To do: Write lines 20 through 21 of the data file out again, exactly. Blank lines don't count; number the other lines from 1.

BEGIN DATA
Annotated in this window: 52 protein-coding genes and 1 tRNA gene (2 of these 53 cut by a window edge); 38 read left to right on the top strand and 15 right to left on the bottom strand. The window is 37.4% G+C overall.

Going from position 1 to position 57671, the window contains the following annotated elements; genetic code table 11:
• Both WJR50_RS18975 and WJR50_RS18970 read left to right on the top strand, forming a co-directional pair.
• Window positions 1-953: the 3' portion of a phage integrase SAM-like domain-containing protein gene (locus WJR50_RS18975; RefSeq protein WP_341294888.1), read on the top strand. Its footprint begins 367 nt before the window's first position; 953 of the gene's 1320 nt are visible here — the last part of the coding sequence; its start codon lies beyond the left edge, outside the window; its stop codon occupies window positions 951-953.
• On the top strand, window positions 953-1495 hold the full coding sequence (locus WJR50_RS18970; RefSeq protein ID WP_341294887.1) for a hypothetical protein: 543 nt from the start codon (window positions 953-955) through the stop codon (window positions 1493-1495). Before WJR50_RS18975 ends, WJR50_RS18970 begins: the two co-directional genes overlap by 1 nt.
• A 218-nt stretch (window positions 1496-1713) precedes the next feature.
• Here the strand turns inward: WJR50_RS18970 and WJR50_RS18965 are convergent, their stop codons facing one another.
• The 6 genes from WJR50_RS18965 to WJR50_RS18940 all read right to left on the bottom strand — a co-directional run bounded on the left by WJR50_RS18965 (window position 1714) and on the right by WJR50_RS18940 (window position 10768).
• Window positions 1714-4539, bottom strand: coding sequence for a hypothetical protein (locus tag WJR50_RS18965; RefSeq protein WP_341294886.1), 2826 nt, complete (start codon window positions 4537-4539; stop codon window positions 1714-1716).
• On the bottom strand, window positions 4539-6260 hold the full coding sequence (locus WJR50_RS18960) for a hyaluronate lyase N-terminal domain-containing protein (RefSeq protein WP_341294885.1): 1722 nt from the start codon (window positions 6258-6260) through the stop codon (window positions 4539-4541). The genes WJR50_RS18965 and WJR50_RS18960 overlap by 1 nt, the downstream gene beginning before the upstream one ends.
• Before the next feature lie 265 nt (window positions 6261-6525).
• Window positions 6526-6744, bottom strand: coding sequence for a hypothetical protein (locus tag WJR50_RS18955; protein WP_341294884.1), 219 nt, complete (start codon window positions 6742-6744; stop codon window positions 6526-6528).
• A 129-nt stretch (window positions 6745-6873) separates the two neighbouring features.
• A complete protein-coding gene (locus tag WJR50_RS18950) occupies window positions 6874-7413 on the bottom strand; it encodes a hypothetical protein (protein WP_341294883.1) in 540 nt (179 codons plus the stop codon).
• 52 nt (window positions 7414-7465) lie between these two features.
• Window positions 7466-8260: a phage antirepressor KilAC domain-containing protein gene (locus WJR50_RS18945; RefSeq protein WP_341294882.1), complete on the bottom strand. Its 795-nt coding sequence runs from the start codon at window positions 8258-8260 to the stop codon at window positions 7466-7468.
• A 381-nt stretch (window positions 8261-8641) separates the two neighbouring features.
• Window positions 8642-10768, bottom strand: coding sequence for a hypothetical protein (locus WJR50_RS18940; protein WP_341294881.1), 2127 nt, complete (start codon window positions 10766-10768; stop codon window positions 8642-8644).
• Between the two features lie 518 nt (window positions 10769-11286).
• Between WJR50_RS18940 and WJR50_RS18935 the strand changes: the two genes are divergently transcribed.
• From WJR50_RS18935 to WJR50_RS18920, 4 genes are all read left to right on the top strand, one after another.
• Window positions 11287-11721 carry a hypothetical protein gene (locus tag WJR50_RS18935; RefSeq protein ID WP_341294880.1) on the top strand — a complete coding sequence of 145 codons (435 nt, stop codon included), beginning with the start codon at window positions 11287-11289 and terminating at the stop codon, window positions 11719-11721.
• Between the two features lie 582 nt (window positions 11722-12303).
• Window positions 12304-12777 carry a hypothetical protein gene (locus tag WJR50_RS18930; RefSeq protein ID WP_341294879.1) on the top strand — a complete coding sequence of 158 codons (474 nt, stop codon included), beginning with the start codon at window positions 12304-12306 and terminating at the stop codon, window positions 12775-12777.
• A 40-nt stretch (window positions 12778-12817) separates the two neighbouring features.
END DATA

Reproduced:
• Between WJR50_RS18940 and WJR50_RS18935 the strand changes: the two genes are divergently transcribed.
• From WJR50_RS18935 to WJR50_RS18920, 4 genes are all read left to right on the top strand, one after another.